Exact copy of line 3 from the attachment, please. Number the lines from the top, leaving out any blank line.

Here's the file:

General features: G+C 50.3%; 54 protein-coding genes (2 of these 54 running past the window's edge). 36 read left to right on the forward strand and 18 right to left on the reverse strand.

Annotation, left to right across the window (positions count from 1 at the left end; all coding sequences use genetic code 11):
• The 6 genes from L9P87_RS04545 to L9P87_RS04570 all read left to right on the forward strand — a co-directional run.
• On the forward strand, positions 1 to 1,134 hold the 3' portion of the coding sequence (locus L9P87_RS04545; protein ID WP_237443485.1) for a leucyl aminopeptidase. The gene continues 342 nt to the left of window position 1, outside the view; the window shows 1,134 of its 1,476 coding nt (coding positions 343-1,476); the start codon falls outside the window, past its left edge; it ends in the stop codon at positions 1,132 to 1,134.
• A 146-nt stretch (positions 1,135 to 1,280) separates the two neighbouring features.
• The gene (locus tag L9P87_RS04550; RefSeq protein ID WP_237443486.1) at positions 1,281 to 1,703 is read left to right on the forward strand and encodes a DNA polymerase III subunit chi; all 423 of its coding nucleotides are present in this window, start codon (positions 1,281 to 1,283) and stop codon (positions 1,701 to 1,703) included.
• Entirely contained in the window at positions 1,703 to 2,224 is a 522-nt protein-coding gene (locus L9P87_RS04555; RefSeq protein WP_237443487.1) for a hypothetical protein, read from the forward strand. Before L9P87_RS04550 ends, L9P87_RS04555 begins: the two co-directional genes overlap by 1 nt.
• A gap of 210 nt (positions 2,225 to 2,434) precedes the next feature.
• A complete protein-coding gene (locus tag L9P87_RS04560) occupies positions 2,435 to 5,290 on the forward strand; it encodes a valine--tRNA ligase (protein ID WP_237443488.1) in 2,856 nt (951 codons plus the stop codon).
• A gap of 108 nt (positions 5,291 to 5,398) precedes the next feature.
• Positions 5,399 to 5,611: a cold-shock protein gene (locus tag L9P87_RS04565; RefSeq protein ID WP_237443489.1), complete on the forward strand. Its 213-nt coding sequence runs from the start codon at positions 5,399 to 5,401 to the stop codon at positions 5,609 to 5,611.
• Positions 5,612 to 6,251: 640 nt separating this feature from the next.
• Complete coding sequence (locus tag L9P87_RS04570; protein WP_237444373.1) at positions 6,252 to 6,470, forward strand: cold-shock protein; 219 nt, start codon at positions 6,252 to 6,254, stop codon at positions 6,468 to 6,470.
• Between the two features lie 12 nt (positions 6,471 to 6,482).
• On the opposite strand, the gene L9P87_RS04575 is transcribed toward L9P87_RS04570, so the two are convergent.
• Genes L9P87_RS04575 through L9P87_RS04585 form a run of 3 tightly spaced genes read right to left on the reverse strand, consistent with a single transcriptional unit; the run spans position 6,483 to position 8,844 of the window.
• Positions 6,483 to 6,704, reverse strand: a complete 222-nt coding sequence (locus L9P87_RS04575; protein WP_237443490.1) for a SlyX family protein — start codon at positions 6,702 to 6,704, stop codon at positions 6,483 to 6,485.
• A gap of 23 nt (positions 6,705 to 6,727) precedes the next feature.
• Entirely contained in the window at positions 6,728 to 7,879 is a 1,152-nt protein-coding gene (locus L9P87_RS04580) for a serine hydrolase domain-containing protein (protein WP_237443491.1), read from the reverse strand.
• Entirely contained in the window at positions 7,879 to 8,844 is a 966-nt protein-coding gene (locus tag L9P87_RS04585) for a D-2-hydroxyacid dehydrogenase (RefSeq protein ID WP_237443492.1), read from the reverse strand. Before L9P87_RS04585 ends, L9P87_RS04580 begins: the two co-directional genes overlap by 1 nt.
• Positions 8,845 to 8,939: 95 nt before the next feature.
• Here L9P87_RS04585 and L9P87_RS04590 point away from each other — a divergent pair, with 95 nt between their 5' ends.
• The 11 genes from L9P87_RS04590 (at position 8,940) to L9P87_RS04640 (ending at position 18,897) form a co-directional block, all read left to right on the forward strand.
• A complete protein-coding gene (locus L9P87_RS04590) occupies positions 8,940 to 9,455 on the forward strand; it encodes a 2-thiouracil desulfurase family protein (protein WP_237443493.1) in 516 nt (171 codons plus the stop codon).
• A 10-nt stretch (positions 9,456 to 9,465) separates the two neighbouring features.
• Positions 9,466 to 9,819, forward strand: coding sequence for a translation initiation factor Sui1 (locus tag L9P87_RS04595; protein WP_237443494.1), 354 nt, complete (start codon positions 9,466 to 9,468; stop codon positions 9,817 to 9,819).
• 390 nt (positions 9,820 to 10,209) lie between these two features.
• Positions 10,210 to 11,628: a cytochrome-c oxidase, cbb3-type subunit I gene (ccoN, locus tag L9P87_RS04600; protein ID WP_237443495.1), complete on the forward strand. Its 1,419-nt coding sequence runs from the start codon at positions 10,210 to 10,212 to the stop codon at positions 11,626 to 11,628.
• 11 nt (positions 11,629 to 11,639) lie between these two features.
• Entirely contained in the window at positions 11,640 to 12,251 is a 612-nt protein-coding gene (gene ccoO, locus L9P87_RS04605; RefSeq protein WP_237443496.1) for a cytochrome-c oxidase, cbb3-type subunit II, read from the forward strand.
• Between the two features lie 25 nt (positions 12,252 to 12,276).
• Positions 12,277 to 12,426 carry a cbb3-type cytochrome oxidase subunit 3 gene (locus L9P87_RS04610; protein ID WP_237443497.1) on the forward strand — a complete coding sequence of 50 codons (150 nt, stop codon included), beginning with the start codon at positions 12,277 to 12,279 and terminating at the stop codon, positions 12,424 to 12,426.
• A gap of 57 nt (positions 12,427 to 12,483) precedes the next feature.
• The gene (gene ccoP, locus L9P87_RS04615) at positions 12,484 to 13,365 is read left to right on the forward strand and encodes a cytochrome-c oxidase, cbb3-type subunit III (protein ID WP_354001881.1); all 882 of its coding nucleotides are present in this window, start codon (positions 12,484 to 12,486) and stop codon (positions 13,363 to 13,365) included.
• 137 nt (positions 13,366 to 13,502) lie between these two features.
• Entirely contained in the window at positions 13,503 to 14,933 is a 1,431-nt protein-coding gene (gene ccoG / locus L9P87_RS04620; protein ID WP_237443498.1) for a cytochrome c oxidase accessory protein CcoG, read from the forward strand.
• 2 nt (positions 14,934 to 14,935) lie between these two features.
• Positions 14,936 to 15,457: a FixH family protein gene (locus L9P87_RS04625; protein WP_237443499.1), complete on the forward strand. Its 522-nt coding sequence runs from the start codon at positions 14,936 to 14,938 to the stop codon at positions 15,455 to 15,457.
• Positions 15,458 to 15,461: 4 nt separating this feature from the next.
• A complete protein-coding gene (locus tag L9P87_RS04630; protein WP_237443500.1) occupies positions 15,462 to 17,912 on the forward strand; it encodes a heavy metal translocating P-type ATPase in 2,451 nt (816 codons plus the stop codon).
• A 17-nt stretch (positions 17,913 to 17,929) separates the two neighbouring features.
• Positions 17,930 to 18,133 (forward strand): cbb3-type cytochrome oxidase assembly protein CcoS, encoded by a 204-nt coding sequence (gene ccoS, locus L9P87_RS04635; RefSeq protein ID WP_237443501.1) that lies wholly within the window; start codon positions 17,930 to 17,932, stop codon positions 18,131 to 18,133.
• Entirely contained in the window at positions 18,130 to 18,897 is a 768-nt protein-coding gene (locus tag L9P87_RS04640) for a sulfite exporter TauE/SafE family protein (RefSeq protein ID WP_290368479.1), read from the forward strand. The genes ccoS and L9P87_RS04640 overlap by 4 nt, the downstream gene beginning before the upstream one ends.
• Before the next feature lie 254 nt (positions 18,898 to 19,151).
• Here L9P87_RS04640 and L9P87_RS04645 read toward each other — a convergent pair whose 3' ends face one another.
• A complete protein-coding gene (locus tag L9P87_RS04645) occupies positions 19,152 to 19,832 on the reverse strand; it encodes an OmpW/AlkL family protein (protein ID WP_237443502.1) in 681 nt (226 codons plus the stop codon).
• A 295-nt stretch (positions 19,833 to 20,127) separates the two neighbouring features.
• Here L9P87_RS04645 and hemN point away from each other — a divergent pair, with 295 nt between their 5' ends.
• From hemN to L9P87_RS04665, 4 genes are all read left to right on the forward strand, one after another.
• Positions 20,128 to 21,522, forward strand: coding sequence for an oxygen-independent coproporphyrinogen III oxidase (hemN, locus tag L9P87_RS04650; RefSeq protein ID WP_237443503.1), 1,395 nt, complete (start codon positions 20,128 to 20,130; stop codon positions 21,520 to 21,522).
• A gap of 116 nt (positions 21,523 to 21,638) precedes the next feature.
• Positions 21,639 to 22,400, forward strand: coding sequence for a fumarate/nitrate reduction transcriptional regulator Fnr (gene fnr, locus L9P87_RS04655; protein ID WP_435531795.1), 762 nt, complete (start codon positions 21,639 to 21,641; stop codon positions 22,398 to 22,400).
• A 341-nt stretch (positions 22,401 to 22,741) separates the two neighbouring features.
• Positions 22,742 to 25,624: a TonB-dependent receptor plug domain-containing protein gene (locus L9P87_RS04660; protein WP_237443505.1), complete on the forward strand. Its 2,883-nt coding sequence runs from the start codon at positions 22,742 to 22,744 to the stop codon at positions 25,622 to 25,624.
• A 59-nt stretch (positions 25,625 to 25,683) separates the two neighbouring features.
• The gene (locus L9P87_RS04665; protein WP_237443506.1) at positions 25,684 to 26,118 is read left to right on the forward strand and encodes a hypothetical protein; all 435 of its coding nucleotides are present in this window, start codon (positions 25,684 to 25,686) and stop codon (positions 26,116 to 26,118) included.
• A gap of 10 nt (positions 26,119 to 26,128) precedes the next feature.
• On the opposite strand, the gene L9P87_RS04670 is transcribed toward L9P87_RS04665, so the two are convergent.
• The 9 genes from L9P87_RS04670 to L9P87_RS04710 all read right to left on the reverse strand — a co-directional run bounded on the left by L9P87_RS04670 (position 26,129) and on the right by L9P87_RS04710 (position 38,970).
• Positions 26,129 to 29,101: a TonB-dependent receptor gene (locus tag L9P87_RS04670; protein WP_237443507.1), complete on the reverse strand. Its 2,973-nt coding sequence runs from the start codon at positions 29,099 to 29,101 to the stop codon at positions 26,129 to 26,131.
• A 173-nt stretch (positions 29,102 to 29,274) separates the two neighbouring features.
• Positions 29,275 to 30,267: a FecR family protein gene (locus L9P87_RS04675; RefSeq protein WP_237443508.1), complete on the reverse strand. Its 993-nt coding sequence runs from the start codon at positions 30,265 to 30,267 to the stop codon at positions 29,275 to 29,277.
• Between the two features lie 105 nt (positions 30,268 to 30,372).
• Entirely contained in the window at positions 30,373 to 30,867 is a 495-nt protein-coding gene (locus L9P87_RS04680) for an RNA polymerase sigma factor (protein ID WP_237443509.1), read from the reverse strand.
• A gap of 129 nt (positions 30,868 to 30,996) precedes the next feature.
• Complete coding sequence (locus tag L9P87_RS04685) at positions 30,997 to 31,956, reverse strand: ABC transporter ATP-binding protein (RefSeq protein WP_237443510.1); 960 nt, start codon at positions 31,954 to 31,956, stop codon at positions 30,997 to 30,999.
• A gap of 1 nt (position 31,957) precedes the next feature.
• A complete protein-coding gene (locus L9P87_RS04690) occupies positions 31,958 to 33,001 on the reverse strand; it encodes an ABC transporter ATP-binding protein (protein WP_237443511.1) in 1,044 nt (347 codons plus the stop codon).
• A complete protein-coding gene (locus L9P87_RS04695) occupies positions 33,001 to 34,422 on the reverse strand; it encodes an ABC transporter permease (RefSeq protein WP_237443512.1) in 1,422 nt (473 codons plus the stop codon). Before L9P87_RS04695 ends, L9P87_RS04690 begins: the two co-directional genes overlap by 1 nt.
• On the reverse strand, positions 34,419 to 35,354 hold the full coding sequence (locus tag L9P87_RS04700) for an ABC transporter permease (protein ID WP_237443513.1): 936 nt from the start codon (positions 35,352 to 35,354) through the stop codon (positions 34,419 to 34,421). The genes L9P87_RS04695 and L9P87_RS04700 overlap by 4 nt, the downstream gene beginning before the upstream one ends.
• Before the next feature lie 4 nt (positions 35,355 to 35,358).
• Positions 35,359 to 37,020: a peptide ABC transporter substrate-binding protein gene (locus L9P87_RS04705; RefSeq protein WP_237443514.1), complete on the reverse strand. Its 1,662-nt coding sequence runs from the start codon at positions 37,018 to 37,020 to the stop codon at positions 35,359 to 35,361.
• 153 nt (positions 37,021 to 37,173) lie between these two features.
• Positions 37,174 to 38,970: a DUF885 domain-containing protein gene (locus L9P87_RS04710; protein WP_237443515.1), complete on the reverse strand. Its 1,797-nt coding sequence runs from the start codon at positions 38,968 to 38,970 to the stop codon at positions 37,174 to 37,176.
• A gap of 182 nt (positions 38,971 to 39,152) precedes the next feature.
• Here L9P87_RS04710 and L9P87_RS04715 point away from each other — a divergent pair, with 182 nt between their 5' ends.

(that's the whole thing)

• The 6 genes from L9P87_RS04545 to L9P87_RS04570 all read left to right on the forward strand — a co-directional run.